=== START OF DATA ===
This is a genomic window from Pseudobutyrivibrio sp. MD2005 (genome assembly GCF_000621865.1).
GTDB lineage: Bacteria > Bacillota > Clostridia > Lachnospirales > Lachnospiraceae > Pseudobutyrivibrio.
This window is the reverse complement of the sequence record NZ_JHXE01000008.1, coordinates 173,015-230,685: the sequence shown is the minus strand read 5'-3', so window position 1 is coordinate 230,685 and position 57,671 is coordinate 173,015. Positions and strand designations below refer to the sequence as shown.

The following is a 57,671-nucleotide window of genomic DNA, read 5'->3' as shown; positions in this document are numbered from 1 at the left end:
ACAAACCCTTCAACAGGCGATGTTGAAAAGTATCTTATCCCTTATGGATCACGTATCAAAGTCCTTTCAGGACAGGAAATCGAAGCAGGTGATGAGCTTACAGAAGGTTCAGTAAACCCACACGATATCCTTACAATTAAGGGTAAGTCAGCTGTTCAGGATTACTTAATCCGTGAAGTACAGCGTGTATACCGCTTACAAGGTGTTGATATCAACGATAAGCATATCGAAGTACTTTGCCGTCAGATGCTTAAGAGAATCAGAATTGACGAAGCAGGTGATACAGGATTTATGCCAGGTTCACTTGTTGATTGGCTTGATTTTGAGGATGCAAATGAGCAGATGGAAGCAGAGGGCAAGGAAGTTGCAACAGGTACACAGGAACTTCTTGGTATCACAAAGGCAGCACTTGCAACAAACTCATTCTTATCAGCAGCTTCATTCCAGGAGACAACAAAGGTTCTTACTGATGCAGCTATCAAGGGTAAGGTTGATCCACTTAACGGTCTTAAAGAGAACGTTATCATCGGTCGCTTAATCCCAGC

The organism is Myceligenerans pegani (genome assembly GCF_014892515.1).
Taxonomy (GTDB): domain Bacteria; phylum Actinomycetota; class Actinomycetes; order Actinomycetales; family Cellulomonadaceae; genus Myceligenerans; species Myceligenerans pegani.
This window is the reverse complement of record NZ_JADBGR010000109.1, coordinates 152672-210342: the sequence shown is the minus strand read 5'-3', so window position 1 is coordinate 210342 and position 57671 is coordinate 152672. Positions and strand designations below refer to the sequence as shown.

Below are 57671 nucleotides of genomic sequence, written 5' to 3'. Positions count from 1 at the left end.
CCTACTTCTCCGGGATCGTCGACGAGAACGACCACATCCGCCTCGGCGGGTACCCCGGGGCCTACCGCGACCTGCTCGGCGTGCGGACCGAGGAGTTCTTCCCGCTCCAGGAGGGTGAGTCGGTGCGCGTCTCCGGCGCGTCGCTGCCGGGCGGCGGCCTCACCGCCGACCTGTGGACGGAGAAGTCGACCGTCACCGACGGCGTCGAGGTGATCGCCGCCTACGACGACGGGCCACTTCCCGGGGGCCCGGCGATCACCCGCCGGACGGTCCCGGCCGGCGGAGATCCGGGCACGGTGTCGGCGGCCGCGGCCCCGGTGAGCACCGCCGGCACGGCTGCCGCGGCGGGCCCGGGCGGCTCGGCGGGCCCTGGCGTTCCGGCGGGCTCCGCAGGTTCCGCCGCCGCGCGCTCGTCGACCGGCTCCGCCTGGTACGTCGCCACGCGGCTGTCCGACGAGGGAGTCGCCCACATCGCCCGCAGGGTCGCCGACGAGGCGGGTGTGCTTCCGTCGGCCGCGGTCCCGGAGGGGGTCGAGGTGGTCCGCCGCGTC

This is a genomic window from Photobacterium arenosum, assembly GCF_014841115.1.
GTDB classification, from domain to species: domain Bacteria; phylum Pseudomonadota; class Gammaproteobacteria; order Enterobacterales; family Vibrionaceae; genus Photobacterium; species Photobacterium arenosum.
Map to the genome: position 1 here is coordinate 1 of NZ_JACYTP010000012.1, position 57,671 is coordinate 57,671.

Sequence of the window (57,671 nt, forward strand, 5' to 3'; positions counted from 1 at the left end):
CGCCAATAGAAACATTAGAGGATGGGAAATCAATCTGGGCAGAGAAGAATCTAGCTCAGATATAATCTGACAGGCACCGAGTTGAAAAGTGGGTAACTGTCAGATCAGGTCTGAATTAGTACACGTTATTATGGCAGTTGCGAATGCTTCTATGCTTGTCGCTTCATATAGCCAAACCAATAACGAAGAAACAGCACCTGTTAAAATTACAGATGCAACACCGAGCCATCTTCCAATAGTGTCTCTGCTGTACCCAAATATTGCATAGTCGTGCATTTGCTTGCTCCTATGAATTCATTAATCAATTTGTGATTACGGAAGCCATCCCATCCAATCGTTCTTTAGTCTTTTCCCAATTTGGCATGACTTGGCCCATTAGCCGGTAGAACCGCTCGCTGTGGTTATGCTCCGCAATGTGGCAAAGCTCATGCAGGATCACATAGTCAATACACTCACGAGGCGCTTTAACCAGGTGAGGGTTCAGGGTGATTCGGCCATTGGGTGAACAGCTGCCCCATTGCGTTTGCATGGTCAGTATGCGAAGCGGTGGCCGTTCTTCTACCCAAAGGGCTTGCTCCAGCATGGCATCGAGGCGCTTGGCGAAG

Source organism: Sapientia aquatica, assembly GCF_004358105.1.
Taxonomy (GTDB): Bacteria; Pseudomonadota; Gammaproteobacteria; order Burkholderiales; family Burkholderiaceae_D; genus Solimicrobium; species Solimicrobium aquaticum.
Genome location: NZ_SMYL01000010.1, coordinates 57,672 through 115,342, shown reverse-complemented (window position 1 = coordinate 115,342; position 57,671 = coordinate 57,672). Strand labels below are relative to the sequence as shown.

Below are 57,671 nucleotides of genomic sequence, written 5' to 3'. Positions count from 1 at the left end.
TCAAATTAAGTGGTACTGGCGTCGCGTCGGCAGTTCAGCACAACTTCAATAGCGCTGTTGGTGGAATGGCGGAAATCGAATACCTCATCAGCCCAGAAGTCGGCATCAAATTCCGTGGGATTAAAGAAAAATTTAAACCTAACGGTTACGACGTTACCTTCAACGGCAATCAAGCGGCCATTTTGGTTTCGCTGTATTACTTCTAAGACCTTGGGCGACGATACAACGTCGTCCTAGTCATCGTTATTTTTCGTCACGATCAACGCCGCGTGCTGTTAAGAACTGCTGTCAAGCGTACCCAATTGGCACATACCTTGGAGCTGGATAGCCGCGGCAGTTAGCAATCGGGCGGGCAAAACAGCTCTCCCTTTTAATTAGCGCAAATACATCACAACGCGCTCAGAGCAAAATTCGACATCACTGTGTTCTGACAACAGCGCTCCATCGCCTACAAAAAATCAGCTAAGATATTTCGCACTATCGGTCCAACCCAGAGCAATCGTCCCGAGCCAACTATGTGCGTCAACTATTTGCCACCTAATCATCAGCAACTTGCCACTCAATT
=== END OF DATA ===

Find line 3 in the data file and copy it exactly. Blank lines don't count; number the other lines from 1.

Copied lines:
This window is the reverse complement of the sequence record NZ_JHXE01000008.1, coordinates 173,015-230,685: the sequence shown is the minus strand read 5'-3', so window position 1 is coordinate 230,685 and position 57,671 is coordinate 173,015. Positions and strand designations below refer to the sequence as shown.